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Putting a stop to impulse purchases

Retail therapy is real. Impulse buying is common during the pandemic, but a lot of us don't have the extra income to spend.

SAN ANTONIO — Impulse-buying could lead to a bigger chunk of change out of your wallet then you think. A Magnify Money survey found people spend about $250 a month on items they had no intention of buying.

“People are making around 15 impulse purchases a month, and that’s a lot,” said Sarah Berger, with Magnify Money. “The majority of impulse purchases people are making are small in dollar amount, but they are frequent. So they add up.”

Those doing the buying tend to be among the least likely to afford it.

“(And) people that were furloughed or laid off as a result of the pandemic, which is interesting,” Berger said. “You’d think you’d be in a financial spot where you’re trying to save a little bit more money if you’ve lost your income. I also think it makes sense.”

They are often purchasing items to feel better about a stressful situation, she said. 

“The top impulse purchases were food from the grocery store: Alcohol and coffee,” Berger said. “They are items that people might look to in times of trouble for comfort.”

Avoid extra expenses with a few strategies:

“Shop with a list only, shop for specific items, don’t browse,” said Greg McBride, the chief financial analyst with Bankrate.com “That’s what leads to those impulse purchases. There are a lot of people in marketing that work very, very hard to get us to make those purchases, to kind of catch us at the right moment.”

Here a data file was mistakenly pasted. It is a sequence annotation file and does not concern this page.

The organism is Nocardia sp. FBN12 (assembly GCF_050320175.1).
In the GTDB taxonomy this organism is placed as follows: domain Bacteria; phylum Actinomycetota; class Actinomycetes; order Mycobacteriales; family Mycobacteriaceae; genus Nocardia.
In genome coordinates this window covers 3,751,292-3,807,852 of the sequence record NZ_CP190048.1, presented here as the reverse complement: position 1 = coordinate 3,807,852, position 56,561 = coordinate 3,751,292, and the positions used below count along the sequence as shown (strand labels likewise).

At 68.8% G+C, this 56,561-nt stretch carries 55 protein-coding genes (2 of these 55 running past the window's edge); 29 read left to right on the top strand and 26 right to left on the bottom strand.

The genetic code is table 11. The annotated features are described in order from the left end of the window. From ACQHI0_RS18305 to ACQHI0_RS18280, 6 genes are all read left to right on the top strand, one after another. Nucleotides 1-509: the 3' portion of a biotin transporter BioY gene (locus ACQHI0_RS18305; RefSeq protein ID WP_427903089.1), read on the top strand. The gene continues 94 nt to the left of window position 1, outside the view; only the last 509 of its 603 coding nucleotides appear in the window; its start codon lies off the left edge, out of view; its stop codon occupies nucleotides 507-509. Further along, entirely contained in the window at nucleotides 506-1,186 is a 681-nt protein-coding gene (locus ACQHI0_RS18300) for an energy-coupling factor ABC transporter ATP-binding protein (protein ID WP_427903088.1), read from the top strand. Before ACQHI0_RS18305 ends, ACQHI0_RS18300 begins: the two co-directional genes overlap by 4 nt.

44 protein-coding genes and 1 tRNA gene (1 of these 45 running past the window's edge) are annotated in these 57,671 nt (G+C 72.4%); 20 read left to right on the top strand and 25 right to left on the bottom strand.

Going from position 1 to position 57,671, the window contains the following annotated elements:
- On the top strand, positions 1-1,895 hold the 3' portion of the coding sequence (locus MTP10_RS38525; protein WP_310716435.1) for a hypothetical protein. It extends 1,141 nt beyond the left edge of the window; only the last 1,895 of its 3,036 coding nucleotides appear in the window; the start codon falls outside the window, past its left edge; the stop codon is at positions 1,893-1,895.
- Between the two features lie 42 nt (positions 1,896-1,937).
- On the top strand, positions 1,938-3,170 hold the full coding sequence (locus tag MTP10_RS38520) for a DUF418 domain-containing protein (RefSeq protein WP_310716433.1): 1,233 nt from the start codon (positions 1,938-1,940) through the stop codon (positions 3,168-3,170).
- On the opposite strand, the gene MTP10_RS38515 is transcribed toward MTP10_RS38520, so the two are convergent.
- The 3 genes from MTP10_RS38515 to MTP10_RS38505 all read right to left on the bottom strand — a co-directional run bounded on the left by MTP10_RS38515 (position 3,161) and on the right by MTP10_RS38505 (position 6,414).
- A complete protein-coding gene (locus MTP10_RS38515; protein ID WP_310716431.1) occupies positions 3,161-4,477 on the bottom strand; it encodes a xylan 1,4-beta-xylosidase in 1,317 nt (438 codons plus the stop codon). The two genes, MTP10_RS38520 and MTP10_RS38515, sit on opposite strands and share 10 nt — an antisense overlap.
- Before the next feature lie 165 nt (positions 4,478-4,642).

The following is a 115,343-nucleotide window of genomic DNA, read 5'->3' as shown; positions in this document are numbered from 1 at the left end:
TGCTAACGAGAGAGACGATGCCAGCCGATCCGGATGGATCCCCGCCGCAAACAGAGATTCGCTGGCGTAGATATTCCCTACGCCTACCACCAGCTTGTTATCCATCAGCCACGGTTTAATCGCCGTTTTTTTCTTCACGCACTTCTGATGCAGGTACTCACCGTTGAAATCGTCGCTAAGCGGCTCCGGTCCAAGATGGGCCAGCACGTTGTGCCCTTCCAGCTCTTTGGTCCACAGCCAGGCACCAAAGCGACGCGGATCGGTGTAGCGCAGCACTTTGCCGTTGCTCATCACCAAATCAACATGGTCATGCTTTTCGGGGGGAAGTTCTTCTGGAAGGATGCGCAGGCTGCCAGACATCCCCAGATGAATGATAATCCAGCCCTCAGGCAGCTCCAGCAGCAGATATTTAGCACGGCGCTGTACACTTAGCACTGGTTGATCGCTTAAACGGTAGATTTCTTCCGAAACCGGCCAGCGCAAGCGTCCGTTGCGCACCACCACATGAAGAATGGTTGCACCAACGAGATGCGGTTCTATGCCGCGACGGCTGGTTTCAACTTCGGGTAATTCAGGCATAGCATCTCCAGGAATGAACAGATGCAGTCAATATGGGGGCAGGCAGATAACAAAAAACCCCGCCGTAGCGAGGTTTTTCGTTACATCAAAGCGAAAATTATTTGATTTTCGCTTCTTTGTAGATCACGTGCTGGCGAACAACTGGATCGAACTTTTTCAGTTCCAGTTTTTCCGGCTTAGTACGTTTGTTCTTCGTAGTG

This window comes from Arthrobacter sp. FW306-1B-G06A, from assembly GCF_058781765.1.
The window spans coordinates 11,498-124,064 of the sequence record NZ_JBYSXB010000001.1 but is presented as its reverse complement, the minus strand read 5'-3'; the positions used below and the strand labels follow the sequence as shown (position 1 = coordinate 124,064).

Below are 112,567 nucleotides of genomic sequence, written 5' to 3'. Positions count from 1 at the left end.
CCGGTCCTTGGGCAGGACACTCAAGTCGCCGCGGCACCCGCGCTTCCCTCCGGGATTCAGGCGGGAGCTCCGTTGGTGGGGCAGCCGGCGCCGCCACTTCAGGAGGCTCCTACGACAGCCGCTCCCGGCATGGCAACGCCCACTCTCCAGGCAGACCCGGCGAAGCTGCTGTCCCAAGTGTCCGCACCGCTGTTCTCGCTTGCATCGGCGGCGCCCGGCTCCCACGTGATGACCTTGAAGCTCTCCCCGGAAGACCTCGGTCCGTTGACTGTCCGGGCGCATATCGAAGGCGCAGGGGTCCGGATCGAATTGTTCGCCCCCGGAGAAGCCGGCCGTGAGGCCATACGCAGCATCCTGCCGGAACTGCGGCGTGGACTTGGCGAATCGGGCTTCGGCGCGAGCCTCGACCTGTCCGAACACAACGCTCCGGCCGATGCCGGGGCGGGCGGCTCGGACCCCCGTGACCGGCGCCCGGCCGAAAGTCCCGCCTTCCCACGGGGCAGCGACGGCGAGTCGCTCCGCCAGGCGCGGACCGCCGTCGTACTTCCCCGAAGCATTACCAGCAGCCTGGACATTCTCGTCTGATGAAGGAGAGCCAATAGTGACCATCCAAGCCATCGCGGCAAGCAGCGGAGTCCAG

He also suggested tracking your spending so you know how much money is going to impulse purchases.

“Even those small $5 and $10 purchases here and there can add up to $100 or more per month if you’re doing this every few days,” McBride said. “So tracking your spending and holding yourself accountable to that is one way to limit not just the impulse buys, but also really kind of keep you on task with regard to spending and calibrating that with your income.”

Berger suggesting giving yourself time to think about a purchase.

“If you’re online shopping, let it live in your cart for 24 hours and return to it later,” she said. “Just kind of make sure that this is a purchase that’s important to you and something you won’t regret later.”

That will work for some of us. For others, it can still be hard to resist checking out with more than we planned.

“Let go of the shaming of yourself,” said Andrea Ferrero, the executive director of Pockets Change, which teaches financial literacy.

She said if you struggle with impulse-buying, try to build those purchases into the budget so it does not break your bank account.

“It’s less about being good or bad at money and more about how you prioritize your spending,” Ferrero said. “It could just be acknowledging that it’s something that matters to you and that you want to have it in your life.”

The problem with impulse-buying is not only spending more than you want.

“We found that an overwhelming amount of our respondents had buyer’s remorse,” Berger said. 

“Impulse purchases are the things that you can’t return,” McBride added. “Food and beverage are typically top of the list.”

Return items, if you can. Also, use the buyer’s remorse to make better decisions in the future.

“Ask yourself: Why are you reaching for that thing?” Ferrero said. “Each time you do that, you create the skill where you’re checking in with yourself and you’re building more awareness and intention around how you’re spending your money.”

It sounds simple, but it can be hard to do.  

If you have a question for Eyewitness Wants to Know, email us at EWTK@kens5.dot com or call us at 210-377-8647.